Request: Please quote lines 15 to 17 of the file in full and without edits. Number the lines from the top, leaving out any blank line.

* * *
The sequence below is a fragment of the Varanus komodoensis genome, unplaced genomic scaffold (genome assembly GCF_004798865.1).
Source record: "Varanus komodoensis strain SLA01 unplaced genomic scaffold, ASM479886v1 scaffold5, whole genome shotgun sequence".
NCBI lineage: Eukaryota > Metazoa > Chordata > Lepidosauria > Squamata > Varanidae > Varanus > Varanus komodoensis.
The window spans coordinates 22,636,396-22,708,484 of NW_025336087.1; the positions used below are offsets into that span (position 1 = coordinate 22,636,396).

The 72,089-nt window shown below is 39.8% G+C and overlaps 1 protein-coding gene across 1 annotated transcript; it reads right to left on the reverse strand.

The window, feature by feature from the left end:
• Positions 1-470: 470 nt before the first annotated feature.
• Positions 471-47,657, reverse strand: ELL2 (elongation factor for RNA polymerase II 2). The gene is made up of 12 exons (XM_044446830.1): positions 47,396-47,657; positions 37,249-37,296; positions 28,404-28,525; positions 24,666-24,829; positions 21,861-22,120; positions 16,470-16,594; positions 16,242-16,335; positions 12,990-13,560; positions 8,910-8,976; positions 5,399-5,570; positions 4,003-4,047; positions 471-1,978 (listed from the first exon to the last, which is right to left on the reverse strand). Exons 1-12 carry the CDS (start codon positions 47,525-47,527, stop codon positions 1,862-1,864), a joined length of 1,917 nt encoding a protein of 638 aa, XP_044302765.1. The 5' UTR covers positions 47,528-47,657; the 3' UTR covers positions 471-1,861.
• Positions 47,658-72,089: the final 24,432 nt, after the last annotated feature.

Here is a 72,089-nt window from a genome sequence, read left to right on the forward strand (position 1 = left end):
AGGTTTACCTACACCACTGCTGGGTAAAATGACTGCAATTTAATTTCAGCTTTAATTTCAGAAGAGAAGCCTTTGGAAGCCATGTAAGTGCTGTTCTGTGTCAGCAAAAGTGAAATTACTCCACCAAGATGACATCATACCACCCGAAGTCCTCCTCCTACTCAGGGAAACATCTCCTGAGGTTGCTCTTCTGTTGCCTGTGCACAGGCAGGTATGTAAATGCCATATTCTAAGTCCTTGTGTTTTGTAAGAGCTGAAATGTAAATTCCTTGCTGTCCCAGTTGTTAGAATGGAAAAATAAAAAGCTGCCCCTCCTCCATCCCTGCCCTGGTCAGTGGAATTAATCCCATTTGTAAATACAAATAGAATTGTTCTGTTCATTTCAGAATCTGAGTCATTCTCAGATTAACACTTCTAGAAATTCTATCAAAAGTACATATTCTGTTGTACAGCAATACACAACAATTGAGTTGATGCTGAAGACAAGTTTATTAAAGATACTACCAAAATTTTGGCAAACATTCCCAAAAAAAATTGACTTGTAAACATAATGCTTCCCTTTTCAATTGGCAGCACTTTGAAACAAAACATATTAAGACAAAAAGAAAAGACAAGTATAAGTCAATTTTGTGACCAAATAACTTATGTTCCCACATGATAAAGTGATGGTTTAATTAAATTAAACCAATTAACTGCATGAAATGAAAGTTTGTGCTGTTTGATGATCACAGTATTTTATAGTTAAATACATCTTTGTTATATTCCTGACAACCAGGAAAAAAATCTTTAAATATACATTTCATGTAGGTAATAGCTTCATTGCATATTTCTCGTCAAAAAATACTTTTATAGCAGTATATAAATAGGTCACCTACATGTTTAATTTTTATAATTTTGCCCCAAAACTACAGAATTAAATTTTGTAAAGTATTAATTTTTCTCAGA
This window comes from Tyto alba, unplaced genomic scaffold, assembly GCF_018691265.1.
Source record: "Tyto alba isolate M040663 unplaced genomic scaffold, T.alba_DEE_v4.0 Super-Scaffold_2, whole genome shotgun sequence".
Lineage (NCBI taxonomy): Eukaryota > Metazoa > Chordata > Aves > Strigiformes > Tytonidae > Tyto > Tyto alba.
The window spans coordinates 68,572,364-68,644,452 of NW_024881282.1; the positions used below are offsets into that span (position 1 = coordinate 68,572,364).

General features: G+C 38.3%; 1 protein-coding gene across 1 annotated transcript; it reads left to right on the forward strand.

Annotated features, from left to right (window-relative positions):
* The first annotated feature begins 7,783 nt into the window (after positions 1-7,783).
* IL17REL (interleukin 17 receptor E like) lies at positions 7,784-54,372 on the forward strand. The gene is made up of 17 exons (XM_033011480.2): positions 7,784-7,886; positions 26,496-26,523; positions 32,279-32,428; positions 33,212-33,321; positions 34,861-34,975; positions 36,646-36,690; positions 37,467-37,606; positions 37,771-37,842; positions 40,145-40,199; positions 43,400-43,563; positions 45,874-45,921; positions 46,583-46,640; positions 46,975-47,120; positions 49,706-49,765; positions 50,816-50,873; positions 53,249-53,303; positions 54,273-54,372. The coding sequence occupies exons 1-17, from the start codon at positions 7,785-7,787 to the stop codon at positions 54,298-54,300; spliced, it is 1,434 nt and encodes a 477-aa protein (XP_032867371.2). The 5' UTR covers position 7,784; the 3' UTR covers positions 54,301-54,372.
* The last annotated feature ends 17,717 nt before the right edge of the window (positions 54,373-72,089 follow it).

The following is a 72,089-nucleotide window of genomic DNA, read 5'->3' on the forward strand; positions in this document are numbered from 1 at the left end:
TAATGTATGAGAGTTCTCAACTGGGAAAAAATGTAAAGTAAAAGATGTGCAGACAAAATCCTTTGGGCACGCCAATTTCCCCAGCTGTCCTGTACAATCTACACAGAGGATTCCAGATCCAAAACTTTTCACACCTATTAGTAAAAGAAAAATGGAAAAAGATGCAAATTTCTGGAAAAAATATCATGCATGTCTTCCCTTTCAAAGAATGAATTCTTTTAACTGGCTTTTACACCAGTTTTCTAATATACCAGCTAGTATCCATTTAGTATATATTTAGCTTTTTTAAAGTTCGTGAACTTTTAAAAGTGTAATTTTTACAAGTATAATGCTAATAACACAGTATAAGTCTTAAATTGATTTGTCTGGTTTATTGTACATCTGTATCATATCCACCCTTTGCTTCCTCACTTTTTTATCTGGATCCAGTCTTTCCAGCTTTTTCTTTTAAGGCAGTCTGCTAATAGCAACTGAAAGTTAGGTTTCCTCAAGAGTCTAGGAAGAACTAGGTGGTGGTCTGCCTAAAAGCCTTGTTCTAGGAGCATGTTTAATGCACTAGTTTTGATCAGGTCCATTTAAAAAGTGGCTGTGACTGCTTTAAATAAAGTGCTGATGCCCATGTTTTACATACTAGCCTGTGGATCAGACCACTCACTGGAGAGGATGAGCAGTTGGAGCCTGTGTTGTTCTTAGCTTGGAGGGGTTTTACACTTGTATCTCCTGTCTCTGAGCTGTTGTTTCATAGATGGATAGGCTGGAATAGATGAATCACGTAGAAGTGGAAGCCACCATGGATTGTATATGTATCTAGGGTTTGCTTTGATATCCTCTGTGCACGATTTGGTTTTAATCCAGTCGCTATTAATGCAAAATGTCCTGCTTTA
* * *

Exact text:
The window spans coordinates 68,572,364-68,644,452 of NW_024881282.1; the positions used below are offsets into that span (position 1 = coordinate 68,572,364).

General features: G+C 38.3%; 1 protein-coding gene across 1 annotated transcript; it reads left to right on the forward strand.

Annotated features, from left to right (window-relative positions):